A Tipping Point Where Bigotry Awakens With A Roar

Over the last year, our nation has witnessed a terrifying intergroup dynamic.

Posted May 20, 2015

America has reached a neo-diversity tipping point. A tipping point is a moment in time during which things stand so rigid that almost anything can push the tension in the moment into either a good or bad direction.  When it comes to dealing with everyday neo-diversity interactions, we have reached this point.

I would be surprised if anyone were to strongly disagree. Having grown up in the Jim Crow South of legal racial segregation, I lived through the tremendous and violent struggle for change during the 1960s part of the Civil Rights Movement. Yet over the last year, our nation has witnessed an intergroup dynamic that has been stunning to watch, even for those in my generation.

On college campuses we have seen nooses displayed, like the one at Duke University. We have learned that an anti-woman and racially bigoted fraternity notebook was found at North Carolina State University. We have seen and listened to a videotape of a University of Oklahoma fraternity singing and chanting a racial slur and, in the same chant, using images of lynching.  Although not directly on campus, we have seen the murder of the three American Muslim students from University of North Carolina and North Carolina State University.  And to top it all off, we see again and again negative police interactions that now seem to routinely end with a fatality, sometimes with bullets in the back of the black man.

So yes, we have reached a tipping point.  What are we going to do?

Prometheus Books has just published my new book, Taking On Diversity: How We Can Move From Anxiety To Respect. One of the things I take on in my book is "hibernating bigotry.”  As I write in chapter nine:

“…changing the hearts and minds of all white people was not the goal of the movement. The goal of the movement was to force our government to recognize that the U.S. Constitution protects all of its citizens from discrimination, from bigotry at the institutional and organizational level.  That did not require that Supreme Court justices and members of congress drop their racial prejudices. What it required was that we got those officials to enforce the constitution…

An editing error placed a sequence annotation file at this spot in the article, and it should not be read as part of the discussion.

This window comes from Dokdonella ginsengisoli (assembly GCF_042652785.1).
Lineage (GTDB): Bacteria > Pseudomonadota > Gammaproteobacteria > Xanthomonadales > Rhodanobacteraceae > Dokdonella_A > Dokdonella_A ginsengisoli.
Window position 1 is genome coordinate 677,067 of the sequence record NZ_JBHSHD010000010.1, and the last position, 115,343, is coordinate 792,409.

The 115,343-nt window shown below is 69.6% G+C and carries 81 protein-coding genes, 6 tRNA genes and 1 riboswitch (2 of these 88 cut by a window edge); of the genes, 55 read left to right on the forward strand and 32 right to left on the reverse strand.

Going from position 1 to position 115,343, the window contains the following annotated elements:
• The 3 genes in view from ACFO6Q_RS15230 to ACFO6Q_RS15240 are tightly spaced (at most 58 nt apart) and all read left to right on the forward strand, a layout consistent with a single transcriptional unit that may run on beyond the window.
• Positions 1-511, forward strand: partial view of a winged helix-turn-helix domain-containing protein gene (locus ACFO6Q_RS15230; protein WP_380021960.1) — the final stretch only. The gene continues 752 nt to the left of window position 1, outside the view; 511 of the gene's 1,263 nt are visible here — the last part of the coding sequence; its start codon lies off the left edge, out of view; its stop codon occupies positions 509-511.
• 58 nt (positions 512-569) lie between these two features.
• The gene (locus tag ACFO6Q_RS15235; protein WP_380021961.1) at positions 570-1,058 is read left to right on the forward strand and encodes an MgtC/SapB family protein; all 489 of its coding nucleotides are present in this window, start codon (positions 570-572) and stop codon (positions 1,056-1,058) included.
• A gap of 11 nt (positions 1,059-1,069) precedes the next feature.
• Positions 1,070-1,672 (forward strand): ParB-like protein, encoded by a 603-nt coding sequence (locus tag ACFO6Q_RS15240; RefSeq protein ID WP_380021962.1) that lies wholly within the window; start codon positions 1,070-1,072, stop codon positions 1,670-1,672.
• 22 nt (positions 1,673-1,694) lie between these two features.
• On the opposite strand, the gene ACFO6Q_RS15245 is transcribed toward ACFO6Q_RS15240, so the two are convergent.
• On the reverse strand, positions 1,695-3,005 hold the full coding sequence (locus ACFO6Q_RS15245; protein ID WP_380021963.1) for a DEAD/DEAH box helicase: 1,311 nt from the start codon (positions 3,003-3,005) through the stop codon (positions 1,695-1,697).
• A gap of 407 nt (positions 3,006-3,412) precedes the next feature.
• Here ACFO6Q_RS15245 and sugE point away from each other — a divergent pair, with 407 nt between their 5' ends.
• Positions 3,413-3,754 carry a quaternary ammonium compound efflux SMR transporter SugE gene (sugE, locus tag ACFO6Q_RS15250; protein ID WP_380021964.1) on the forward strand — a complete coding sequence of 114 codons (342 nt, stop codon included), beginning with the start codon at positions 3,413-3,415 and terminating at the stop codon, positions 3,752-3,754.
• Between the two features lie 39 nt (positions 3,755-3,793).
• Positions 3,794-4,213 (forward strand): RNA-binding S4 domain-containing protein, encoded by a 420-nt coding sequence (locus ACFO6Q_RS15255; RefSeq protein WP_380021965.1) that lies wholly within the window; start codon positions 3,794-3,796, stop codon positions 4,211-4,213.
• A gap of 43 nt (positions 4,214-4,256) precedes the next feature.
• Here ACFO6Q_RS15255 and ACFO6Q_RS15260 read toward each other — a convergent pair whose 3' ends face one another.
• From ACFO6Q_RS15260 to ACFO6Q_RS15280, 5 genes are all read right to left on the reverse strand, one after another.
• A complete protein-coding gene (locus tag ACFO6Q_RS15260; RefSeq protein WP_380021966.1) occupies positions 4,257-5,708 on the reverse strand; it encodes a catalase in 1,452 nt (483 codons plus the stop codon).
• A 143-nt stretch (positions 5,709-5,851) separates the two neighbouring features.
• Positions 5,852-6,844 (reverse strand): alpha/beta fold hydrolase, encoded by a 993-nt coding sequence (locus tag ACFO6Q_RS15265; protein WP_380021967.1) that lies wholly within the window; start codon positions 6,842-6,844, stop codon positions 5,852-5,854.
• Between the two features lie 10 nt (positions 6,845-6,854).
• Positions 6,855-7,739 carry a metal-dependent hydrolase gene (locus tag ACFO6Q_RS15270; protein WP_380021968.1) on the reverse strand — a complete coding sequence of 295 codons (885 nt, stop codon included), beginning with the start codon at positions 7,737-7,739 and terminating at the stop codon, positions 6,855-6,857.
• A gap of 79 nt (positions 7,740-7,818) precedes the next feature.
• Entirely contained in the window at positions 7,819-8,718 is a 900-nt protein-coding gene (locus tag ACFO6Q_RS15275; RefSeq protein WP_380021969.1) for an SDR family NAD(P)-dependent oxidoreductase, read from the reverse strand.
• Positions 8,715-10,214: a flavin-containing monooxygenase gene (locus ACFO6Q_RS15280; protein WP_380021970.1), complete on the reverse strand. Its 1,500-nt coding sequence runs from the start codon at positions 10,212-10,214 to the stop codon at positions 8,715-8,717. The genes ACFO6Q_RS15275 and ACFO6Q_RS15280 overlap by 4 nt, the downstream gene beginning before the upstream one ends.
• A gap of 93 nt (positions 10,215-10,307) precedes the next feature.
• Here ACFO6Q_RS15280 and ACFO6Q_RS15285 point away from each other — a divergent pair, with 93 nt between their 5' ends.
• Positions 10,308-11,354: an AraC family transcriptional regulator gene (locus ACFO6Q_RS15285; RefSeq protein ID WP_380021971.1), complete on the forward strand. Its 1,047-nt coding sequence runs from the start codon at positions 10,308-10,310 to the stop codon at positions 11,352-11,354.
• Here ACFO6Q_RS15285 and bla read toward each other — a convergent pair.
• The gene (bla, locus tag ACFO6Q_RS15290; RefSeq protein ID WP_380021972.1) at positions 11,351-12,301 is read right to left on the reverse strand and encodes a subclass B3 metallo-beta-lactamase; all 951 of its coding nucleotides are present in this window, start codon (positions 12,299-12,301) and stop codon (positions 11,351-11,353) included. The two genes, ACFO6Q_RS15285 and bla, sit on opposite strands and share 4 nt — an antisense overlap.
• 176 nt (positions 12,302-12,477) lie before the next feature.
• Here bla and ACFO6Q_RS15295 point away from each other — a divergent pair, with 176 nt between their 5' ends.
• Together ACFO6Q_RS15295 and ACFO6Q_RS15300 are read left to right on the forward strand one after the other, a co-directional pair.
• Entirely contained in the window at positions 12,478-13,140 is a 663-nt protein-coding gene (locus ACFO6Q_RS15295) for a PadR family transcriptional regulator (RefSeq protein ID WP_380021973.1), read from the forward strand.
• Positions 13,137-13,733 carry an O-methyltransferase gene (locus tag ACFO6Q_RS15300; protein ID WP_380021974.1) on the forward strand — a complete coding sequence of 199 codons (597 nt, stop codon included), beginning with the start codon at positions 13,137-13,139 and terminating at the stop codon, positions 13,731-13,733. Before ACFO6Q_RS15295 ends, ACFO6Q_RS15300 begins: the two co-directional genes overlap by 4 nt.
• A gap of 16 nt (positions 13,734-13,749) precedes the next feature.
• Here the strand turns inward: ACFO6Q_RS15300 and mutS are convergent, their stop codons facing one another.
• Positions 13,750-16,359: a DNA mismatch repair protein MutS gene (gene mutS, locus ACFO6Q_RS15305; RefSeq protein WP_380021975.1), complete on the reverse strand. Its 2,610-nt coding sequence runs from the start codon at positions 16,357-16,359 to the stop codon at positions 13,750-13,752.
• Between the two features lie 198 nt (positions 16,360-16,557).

Was individual racial prejudice and bigotry eradicated? Don’t be ridiculous. But because the story of the magnificent changes that have come to our multiracial, now neo-diverse society is told so bland, bad, and in a hearsay way, Americans are confused and cry out 'what a racist' when they encounter bigotry they don’t go along with.”[1]

If not eliminated, then where did the prejudice and bigotry go? It didn’t go anywhere.  And do not misunderstand me—attitudes did change; a great many people became more accepting of black people as equal citizens. But while there was some change, some prejudice and bigotry also went into hibernation. Hibernating bigotry is anti-group feelings of prejudice that people hold but do not express in behavior until the right stimulus comes along and wakes it up. 

We, as individual citizens of this nation, have been too passive in our encounters with bigotry in our everyday lives. We have been too tolerant of intolerance. In our everyday lives we encounter spoken slurs and expressions of outward hostility toward Americans from different groups, but we have failed to understand that letting others speak in the language of bigotry against any group allows hostility to live and hibernate. Then when a particular circumstance touches on that hostility, no longer hibernating, that bigotry roars to life and we act surprised (three American Muslim students murdered: oh no!).

With all of the recent stories of diversity encounters gone bad and sometimes fatal, we are indeed at a neo-diversity tipping point in American history. As a nation we have to do better at managing the (positive and negative) neo-diversity dynamics of our communities. We have to engage the hibernating bigotry in our communities before it awakens and goes public with deadly consequences. That means that each of us must take personal responsibility for the language of hostility we may allow in our social interactions. 

We also have to understand that today the issues are not just race-related, but also about neo-diversity. Neo-diversity occurs in the time we live in, in which all of us have to encounter and interact with people from different gender, religious, sexually-oriented, ethnic, mental-health-conditioned, and racial groups. And for too many Americans that creates an intergroup anxiety during social interactions that can lead to bad moments.

All those awful moments when neo-diversity interactions go badly stem from all of us.  Again, we have all been too at ease with letting others speak in the language of intergroup hate, not realizing we are letting intergroup hostility and anger grow. That is how we have come to this tipping point in neo-diverse America.

[1] Nacoste, R.W. (2015). Taking On Diversity: How We Can Move From Anxiety To Respect. (New York: Prometheus Books).